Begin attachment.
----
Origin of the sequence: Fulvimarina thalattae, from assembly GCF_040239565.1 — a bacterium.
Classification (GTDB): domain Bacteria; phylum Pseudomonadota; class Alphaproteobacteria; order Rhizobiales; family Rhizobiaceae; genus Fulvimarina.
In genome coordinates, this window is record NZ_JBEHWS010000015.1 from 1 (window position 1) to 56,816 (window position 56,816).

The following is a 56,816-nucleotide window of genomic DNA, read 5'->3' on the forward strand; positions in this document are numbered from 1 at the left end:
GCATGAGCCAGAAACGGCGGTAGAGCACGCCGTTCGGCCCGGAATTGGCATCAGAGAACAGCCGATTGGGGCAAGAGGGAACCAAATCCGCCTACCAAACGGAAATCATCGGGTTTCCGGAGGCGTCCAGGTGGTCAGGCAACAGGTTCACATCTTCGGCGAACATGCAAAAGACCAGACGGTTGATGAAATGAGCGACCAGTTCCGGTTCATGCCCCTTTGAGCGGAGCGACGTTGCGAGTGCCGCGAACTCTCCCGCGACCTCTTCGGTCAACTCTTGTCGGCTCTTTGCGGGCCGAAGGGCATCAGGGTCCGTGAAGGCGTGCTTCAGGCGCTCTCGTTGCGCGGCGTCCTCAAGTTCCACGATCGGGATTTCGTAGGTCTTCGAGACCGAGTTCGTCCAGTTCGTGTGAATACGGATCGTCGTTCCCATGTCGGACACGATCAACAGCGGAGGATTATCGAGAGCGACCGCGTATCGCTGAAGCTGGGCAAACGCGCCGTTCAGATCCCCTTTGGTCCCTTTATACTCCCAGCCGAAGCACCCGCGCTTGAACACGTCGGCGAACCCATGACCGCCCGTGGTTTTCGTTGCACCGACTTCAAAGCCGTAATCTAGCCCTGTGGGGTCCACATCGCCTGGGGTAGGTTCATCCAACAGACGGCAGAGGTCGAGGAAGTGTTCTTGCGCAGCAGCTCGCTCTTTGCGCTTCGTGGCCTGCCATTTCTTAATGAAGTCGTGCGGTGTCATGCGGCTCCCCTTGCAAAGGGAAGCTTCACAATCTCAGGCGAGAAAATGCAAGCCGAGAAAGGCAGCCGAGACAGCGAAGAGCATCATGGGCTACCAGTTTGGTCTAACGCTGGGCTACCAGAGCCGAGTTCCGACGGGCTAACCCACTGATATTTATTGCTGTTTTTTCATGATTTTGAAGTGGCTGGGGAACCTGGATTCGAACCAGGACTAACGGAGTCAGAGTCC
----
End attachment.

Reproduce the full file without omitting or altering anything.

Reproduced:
Origin of the sequence: Fulvimarina thalattae, from assembly GCF_040239565.1 — a bacterium.
Classification (GTDB): domain Bacteria; phylum Pseudomonadota; class Alphaproteobacteria; order Rhizobiales; family Rhizobiaceae; genus Fulvimarina.
In genome coordinates, this window is record NZ_JBEHWS010000015.1 from 1 (window position 1) to 56,816 (window position 56,816).

The following is a 56,816-nucleotide window of genomic DNA, read 5'->3' on the forward strand; positions in this document are numbered from 1 at the left end:
GCATGAGCCAGAAACGGCGGTAGAGCACGCCGTTCGGCCCGGAATTGGCATCAGAGAACAGCCGATTGGGGCAAGAGGGAACCAAATCCGCCTACCAAACGGAAATCATCGGGTTTCCGGAGGCGTCCAGGTGGTCAGGCAACAGGTTCACATCTTCGGCGAACATGCAAAAGACCAGACGGTTGATGAAATGAGCGACCAGTTCCGGTTCATGCCCCTTTGAGCGGAGCGACGTTGCGAGTGCCGCGAACTCTCCCGCGACCTCTTCGGTCAACTCTTGTCGGCTCTTTGCGGGCCGAAGGGCATCAGGGTCCGTGAAGGCGTGCTTCAGGCGCTCTCGTTGCGCGGCGTCCTCAAGTTCCACGATCGGGATTTCGTAGGTCTTCGAGACCGAGTTCGTCCAGTTCGTGTGAATACGGATCGTCGTTCCCATGTCGGACACGATCAACAGCGGAGGATTATCGAGAGCGACCGCGTATCGCTGAAGCTGGGCAAACGCGCCGTTCAGATCCCCTTTGGTCCCTTTATACTCCCAGCCGAAGCACCCGCGCTTGAACACGTCGGCGAACCCATGACCGCCCGTGGTTTTCGTTGCACCGACTTCAAAGCCGTAATCTAGCCCTGTGGGGTCCACATCGCCTGGGGTAGGTTCATCCAACAGACGGCAGAGGTCGAGGAAGTGTTCTTGCGCAGCAGCTCGCTCTTTGCGCTTCGTGGCCTGCCATTTCTTAATGAAGTCGTGCGGTGTCATGCGGCTCCCCTTGCAAAGGGAAGCTTCACAATCTCAGGCGAGAAAATGCAAGCCGAGAAAGGCAGCCGAGACAGCGAAGAGCATCATGGGCTACCAGTTTGGTCTAACGCTGGGCTACCAGAGCCGAGTTCCGACGGGCTAACCCACTGATATTTATTGCTGTTTTTTCATGATTTTGAAGTGGCTGGGGAACCTGGATTCGAACCAGGACTAACGGAGTCAGAGTCC